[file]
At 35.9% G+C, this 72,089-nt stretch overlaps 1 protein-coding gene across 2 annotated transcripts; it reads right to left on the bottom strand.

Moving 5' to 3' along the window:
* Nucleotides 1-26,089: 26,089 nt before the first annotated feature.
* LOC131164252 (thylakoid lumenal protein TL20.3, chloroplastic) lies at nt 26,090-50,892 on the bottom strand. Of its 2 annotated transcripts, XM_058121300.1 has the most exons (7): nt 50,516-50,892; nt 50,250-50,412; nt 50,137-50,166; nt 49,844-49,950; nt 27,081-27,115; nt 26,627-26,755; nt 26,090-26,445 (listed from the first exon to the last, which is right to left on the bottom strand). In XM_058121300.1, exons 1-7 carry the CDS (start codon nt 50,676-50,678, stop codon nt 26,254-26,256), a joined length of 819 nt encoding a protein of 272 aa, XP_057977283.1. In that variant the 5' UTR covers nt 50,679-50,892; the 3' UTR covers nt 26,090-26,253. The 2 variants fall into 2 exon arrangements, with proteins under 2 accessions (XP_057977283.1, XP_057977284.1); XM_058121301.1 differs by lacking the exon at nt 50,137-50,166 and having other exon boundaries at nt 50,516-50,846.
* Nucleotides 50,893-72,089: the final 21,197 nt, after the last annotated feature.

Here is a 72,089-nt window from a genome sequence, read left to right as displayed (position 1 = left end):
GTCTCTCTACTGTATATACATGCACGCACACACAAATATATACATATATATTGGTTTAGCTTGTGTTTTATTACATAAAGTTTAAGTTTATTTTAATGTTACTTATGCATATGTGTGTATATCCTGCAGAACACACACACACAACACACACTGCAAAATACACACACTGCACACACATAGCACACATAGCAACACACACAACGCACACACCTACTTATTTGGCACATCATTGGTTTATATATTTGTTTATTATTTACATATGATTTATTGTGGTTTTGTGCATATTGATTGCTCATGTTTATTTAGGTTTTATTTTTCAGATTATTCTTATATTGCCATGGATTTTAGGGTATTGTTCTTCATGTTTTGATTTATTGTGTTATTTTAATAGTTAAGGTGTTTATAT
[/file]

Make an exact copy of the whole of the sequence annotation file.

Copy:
At 35.9% G+C, this 72,089-nt stretch overlaps 1 protein-coding gene across 2 annotated transcripts; it reads right to left on the bottom strand.

Moving 5' to 3' along the window:
* Nucleotides 1-26,089: 26,089 nt before the first annotated feature.
* LOC131164252 (thylakoid lumenal protein TL20.3, chloroplastic) lies at nt 26,090-50,892 on the bottom strand. Of its 2 annotated transcripts, XM_058121300.1 has the most exons (7): nt 50,516-50,892; nt 50,250-50,412; nt 50,137-50,166; nt 49,844-49,950; nt 27,081-27,115; nt 26,627-26,755; nt 26,090-26,445 (listed from the first exon to the last, which is right to left on the bottom strand). In XM_058121300.1, exons 1-7 carry the CDS (start codon nt 50,676-50,678, stop codon nt 26,254-26,256), a joined length of 819 nt encoding a protein of 272 aa, XP_057977283.1. In that variant the 5' UTR covers nt 50,679-50,892; the 3' UTR covers nt 26,090-26,253. The 2 variants fall into 2 exon arrangements, with proteins under 2 accessions (XP_057977283.1, XP_057977284.1); XM_058121301.1 differs by lacking the exon at nt 50,137-50,166 and having other exon boundaries at nt 50,516-50,846.
* Nucleotides 50,893-72,089: the final 21,197 nt, after the last annotated feature.

Here is a 72,089-nt window from a genome sequence, read left to right as displayed (position 1 = left end):
GTCTCTCTACTGTATATACATGCACGCACACACAAATATATACATATATATTGGTTTAGCTTGTGTTTTATTACATAAAGTTTAAGTTTATTTTAATGTTACTTATGCATATGTGTGTATATCCTGCAGAACACACACACACAACACACACTGCAAAATACACACACTGCACACACATAGCACACATAGCAACACACACAACGCACACACCTACTTATTTGGCACATCATTGGTTTATATATTTGTTTATTATTTACATATGATTTATTGTGGTTTTGTGCATATTGATTGCTCATGTTTATTTAGGTTTTATTTTTCAGATTATTCTTATATTGCCATGGATTTTAGGGTATTGTTCTTCATGTTTTGATTTATTGTGTTATTTTAATAGTTAAGGTGTTTATAT